Vikrant Rona Review {3/5}: A solid mystery that unfolds a little too late

Vikrant Rona Story: A fictional village in an unknown era sees mysterious sightings when the children go missing. Is the guilty man or devil? Can Vikrant Rona (Kiccha Sudeep), the cigar-smoking, tough new cop in the ghost town solve the puzzle and track down those responsible when everyone else is a suspect?

Vikrant Rona Review: Anup Bhandari’s dark fantasy adventure (in 3D) is made in Kannada and dubbed in Hindi. It’s a brave effort. It is also atmospheric. Not many Indian movies have ventured into this genre before. However, the director struggles to find direction and specificity in his story. It starts out as a children’s fable, then turns into a supernatural horror thriller, then a mystery and a western. It tries to be many things. The story also lacks a proper timeline. The first half wanders aimlessly, dragging forever with no character or story development. All we see is Kiccha Sudeep giving a smoldering heroic look in slowmo with a shocking background score that never lets the fear creep in. With a duration of at least 2 hours and 30 minutes, your patience will run out and the story is going absolutely nowhere. A random love story laced with random songs eats up further on screen time and strays from the plot.

Strangely enough, a second half has never been more contradictory. The movie actually starts in the second half where there is a semblance of story. The mystery that unfolds a little too late is solid and poignant. If it had picked up speed sooner, this movie had the potential to be a great thriller.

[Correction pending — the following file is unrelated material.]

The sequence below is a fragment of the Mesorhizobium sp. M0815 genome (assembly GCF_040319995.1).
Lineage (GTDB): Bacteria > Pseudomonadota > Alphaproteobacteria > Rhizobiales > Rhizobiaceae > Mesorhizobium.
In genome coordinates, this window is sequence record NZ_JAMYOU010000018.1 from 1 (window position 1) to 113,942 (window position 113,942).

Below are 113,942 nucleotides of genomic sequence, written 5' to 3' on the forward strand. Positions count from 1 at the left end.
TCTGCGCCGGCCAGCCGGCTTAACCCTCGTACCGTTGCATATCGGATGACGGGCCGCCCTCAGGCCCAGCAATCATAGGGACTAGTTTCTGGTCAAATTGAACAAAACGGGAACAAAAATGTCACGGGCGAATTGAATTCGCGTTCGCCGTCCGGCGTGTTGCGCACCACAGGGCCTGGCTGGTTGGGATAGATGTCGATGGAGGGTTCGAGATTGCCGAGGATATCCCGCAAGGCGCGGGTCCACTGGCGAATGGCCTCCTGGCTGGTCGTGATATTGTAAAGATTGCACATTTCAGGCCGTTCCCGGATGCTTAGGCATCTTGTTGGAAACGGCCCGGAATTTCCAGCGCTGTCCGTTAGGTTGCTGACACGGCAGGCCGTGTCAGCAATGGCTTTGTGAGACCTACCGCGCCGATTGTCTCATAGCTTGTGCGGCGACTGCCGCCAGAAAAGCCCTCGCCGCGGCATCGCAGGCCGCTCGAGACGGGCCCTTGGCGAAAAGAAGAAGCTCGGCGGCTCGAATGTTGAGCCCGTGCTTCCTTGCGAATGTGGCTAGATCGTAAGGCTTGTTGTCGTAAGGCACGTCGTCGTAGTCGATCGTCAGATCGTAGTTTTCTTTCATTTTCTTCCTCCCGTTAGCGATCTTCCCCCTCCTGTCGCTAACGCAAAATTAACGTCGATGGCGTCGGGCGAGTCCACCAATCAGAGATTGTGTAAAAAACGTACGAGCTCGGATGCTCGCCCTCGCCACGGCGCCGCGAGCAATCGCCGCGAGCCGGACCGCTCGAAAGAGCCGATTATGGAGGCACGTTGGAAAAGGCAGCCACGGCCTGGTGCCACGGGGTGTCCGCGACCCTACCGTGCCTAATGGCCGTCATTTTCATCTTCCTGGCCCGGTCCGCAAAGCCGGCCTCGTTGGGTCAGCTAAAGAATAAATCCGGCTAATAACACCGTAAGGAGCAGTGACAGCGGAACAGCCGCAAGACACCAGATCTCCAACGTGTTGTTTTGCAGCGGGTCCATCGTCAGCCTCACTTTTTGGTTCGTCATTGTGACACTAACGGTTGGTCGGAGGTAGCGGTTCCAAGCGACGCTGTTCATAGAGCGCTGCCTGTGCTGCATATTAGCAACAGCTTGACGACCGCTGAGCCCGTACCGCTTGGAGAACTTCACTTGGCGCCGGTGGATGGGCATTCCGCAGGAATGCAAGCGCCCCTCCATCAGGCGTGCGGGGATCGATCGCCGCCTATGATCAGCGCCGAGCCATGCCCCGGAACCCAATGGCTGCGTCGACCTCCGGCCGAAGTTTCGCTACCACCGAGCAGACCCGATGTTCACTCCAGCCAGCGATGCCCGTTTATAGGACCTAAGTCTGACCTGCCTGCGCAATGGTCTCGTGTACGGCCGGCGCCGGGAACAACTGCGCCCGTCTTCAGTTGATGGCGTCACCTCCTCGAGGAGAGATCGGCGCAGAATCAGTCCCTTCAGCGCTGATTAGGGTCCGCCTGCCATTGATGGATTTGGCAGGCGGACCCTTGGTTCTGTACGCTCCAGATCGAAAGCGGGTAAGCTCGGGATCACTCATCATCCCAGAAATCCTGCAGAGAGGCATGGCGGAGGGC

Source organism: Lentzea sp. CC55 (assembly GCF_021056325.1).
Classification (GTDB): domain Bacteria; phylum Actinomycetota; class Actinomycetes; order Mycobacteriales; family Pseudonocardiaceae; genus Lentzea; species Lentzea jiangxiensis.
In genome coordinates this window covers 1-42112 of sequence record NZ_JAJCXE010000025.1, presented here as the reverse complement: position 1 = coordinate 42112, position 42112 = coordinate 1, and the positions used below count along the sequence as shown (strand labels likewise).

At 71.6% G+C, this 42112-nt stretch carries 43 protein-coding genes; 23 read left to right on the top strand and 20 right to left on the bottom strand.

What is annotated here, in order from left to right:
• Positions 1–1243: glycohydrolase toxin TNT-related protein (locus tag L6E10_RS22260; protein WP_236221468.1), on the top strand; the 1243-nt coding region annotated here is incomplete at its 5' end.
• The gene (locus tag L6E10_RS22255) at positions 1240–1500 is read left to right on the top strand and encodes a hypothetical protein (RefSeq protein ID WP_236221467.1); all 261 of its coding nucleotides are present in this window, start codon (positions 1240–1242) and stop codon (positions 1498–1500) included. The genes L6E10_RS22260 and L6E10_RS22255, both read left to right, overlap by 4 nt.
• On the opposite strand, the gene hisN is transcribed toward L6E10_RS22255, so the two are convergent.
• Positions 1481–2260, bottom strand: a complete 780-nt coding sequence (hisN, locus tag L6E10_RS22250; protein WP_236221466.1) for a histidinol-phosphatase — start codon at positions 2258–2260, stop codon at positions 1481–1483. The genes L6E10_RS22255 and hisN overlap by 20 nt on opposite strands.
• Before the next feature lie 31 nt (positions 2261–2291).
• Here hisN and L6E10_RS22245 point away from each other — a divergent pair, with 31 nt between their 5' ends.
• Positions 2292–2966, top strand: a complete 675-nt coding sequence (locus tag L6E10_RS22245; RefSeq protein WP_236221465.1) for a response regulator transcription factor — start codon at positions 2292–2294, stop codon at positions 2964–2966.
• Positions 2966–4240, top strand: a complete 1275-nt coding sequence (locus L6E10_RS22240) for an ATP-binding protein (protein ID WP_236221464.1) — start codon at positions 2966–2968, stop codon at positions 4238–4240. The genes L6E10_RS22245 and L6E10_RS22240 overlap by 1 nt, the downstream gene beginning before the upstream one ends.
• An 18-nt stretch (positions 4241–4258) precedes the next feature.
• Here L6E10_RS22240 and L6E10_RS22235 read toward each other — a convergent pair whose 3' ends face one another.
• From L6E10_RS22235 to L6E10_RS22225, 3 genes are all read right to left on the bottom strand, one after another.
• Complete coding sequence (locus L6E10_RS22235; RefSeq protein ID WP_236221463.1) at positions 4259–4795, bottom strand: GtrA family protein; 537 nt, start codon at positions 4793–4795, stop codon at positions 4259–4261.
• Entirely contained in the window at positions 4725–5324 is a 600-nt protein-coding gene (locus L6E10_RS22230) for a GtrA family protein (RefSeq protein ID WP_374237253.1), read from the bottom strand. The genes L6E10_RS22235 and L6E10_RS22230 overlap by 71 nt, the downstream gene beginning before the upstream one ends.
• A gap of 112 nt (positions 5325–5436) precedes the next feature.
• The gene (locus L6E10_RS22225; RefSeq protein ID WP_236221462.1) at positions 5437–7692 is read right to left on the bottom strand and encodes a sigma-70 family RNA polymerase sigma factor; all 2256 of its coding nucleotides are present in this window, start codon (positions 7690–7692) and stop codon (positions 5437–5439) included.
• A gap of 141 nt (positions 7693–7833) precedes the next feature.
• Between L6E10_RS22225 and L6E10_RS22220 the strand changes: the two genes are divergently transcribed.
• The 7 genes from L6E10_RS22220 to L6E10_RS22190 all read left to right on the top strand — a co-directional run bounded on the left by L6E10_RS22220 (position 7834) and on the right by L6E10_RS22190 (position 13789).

Four years in the making and even filmed during Covid, the film visually does its best to live up to the ambitious scale of the genre. A battle sequence in the rain is particularly interesting and looks international. If you can overlook the sloppy first half, the second half is quite captivating and pretty good to watch. Jacqueline Fernandez is an impeccable dancer and her sizzling song (Ra Ra Rakkamma) and presence peps up the story.

If you’re in the mood for a decent horror mystery told in a loud and dramatic style, with an extra focus on Kiccha Sudeep’s swag, you wouldn’t mind this one. Vikrant Rona could evolve into a decent mystery series filled with more sinister adventures if the creators get rid of the unnecessary fluff. With so much potential, we wish this mysterious fantasy had come to the occasion sooner.

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